# Four-term fallacy

The **four-term fallacy** is a logical fallacy that occurs when an argument that was intended to be a syllogism improperly uses four terms instead of three.

A valid syllogism contains three terms (here A, B, and C):

- Every A is a B.
- Every B is a C.
- Therefore every A is a C.

If a single instance of any of these terms is replaced by a fourth term, X, an invalid form results. For example:

- Every A is a B.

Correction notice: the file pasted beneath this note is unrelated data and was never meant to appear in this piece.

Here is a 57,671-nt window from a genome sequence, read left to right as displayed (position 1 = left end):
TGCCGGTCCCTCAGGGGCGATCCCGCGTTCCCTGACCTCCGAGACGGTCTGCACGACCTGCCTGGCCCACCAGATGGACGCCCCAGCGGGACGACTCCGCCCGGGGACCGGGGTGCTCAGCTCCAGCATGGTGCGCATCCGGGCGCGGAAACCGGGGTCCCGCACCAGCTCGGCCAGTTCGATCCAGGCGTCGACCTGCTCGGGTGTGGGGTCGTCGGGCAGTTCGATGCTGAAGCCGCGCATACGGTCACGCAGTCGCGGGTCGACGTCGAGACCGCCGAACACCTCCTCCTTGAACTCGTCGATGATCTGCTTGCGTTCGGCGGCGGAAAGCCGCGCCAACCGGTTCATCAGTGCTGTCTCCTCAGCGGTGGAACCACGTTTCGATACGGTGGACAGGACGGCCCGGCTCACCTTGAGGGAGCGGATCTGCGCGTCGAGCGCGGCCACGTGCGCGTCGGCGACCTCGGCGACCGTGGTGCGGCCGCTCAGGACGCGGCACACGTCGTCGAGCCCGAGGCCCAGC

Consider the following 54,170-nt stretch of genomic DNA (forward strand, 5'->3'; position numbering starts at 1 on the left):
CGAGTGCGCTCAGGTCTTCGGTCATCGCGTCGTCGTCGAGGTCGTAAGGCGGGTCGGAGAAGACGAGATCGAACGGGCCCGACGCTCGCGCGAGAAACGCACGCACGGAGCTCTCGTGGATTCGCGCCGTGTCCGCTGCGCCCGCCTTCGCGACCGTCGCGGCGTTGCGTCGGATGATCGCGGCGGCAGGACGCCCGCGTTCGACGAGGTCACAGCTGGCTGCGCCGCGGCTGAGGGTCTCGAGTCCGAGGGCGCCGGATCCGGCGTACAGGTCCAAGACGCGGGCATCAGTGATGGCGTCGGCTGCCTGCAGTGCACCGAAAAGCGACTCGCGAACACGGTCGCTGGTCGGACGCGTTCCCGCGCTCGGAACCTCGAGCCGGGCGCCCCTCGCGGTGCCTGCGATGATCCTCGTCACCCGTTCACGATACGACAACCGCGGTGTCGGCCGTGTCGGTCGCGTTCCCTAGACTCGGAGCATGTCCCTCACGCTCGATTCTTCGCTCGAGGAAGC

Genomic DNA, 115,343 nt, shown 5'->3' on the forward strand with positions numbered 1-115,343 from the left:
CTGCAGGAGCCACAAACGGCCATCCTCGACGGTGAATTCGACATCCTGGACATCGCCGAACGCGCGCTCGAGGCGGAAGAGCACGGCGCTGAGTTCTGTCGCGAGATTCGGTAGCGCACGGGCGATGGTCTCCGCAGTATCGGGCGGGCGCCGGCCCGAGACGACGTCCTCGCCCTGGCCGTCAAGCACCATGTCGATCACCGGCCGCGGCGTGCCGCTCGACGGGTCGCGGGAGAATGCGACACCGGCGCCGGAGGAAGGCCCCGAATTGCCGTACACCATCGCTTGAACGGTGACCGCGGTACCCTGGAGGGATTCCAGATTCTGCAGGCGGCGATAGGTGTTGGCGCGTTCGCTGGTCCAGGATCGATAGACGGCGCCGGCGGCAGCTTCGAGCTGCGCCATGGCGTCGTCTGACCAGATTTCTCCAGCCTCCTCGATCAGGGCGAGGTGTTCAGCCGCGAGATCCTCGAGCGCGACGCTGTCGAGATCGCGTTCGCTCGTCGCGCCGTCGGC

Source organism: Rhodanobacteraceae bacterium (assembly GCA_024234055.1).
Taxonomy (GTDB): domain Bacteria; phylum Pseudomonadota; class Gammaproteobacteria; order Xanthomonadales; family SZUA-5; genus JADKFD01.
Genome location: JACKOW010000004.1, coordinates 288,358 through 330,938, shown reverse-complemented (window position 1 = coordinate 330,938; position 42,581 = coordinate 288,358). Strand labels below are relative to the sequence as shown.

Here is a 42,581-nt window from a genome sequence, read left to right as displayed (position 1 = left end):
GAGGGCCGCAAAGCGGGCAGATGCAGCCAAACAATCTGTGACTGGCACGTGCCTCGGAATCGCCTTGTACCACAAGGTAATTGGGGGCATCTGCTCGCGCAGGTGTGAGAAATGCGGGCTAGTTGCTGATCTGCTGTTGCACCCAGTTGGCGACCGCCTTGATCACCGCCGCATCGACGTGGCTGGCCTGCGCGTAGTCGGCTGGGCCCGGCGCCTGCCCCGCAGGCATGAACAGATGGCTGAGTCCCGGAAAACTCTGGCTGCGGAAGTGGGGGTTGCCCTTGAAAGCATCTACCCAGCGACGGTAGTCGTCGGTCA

- Every B is a C.
- Therefore every A is an X.

Or:

- Every A is a B.
- Every X is a C.
- Therefore every A is a C.

And so forth.

The introduction of the extraneous term makes the argument fallacious. When done as transparently as in the examples above, it is generally easy to see that the argument does not hold. When done using some form of equivocation, the fallacy can be harder to spot.

## Example[edit]

Consider the following argument:

The proponent of this argument is attempting to discredit the theory of evolution by conflating the everyday use of *theory* as a mere hypothesis with the scientific use of the word as a well-established, thoroughly tested explanation. In this case the extraneous fourth term is the second use of the word *theory*.